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Connection Technology Center, Inc.

590 Fishers Station Drive


Victor, New York 14564
Toll Free: (800) 999-5290
Phone: (585) 924-5900
Fax: (585) 924-4680

Low Frequency Vibration Analysis & Effects of AC Coupling


Background:
There are some vibration applications
that require the analysis of frequencies
below 2 Hz or 120 CPM. Analyzing
these low frequencies requires proper
selection of the sensor and proper set-up
of the measurement input to avoid
possible errors in the amplitude of the
vibration.

Typically these accelerometers will offer


higher sensitivity outputs, i.e. 500 mV/g,
to improve the signal to noise ratio.
Examples from CTC are the AC135
Series and AC136 Series sensors as
shown in Figure #2.

Sensor Selection - Accelerometer:


If the application calls for a casing
measurement on the machine, as
illustrated in Figure #1 with a magnet
mount accelerometer, then the user must
select an accelerometer with the best
possible low frequency response.

Figure #2 AC135 & AC136 Series


Both of these sensors offer a sensitivity
of 500 mV/g +/- 10% and a low
frequency response of 0.2 Hz or 12 CPM
as
shown
in
the
performance
specifications of Figure #3.
Sensitivity +/-10%
Dynamic Range
Frequency Response +/- 3dB
Frequency Response +/- 10%

500 mV/g
+/- 10 g peak
0.23000 Hz
0.61500 Hz

Figure #3 Performance Specifications

Figure #1 Casing Measurement

Jack D. Peters

These IEPE (Integrated Electronics


Piezo Electric) accelerometers will have
a DC bias (operating) voltage and an AC
voltage output representing the vibration

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level. The AC vibration voltage output


rides on top of the DC bias voltage as
shown in Figure #4.

Time Record 1
12.5
V

40 mV p-p
VAC
12.23
VDC

Real

Bias

12
0 s

79.96092 ms

Figure #4 - AC Vibration on DC Bias

If you were using a 500 mV/g


accelerometer to measure the signal in
Figure #4, the result would be
40 mV/(500 mV/g) or 0.08 gs p-p.

These non-contact displacement sensors


provide measurement of the shaft gap
and shaft vibration with a low frequency
response of 0 Hz or 0 CPM.
The shaft gap is the distance from the
face of the displacement sensor to the
outside diameter of the shaft, and it is a
negative DC voltage.
Shaft vibration is the movement of the
shaft around its centerline and is a
variable DC voltage that creates a
Dynamic AC Signal. This signal is very
similar to the AC vibration voltage. It
rides on top of the DC gap voltage and
can be treated in a similar AC method
for analysis. Figure #6 illustrates these
two displacement voltages.

Time Record 1
-9.75
V

30 mV p-p
VAC (Dynamic)

Sensor Selection Displacement:


If the application calls for a shaft
measurement on the machine, using a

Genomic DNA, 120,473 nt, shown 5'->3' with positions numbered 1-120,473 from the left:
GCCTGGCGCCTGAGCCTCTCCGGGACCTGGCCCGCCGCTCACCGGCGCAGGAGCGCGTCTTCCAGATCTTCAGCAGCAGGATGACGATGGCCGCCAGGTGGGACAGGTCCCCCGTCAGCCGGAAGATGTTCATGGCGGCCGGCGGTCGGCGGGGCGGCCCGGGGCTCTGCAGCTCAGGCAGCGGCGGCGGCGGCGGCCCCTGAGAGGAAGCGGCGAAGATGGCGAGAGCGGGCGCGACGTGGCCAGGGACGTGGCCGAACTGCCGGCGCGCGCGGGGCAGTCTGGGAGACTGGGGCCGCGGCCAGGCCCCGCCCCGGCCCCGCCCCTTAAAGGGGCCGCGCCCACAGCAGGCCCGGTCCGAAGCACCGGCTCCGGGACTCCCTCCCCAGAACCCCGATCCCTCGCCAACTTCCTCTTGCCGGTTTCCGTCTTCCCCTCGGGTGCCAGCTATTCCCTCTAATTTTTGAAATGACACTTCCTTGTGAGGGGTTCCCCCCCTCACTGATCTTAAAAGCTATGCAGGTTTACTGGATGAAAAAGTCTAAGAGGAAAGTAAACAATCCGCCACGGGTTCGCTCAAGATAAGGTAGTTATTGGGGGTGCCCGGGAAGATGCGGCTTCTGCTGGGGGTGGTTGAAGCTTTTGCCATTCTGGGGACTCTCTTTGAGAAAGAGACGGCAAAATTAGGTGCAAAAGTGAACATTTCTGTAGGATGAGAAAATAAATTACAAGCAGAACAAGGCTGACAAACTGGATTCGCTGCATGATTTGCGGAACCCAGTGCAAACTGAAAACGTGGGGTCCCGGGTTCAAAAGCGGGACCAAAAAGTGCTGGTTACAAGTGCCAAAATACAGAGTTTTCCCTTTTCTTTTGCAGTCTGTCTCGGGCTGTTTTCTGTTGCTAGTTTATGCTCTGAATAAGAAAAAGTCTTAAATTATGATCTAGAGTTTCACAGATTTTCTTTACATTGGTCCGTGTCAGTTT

displacement sensor as shown in Figure
#5 would provide the best result.

-10.00
VDC

Real

Gap

-10.25
0 s

79.96092 ms

Driver

Figure #6 - AC Dynamic on DC Gap

Typical non-contact
displacement sensor
for measuring shaft
vibration on a sleeve
or journal bearing.

If you were using a 200 mV/mil


displacement sensor to measure the
signal in Figure #6, the resulting shaft
vibration would be 30 mV/(200 mV/mil)
or 0.15 mils p-p. This is a very small
shaft vibration! However, the gap
measurement (distance from the face of
the displacement sensor to the outside
diameter of the shaft) would be equal to
10.00 V/(200 mV/mil) or 50 mils. This
is a typical gap setting for most
applications.

Cable

Probe

Eddy Currents
Shaft
Journal/Sleeve
Figure #5 Displacement Sensor

Jack D. Peters

Regional Sales Manager

AC Coupling:
The electrical term AC coupling means
that the AC signal is allowed to be
measured, and that the DC signal is
blocked from measurement. Normally
AC coupling is accomplished by using a
capacitor, and this has generated the
term de-coupling capacitor in our
industry. The capacitor de-couples the
AC signal from the DC signal, and
allows the measurement of the AC
vibration signal only. About 99% of the
time, this is exactly what the vibration
analyst wants to happen. The analyst is
only interested in the vibration signal to
determine the machine faults, and by
using the AC coupling feature, the DC
bias voltage or DC gap voltage is
removed from the measurement.

frequency signals will fool the capacitor,


and as the capacitor tries to block the DC
signal it will also attenuate the low
frequency vibration signal. In fact, the
de-coupling capacitor will become a
high pass filter as shown in Figure #7.
Therefore, the measured amplitude of
the low frequency vibration signal will
be much smaller than the actual value.

Freq Resp: Hyx 2:1


2

Amplitude attenuation
(roll off) begins at 2.5
Hz or 150 CPM

Magnitude

-3dB or -29.3% of the


amplitude occurs at
0.4 Hz or 24 CPM
0
0 Hz

Please keep in mind that the AC voltage


representing the vibration signal is much
smaller than the DC bias voltage or DC
gap voltage. By blocking these DC
voltages, the vibration data collector,
dynamic signal analyzer, oscilloscope, or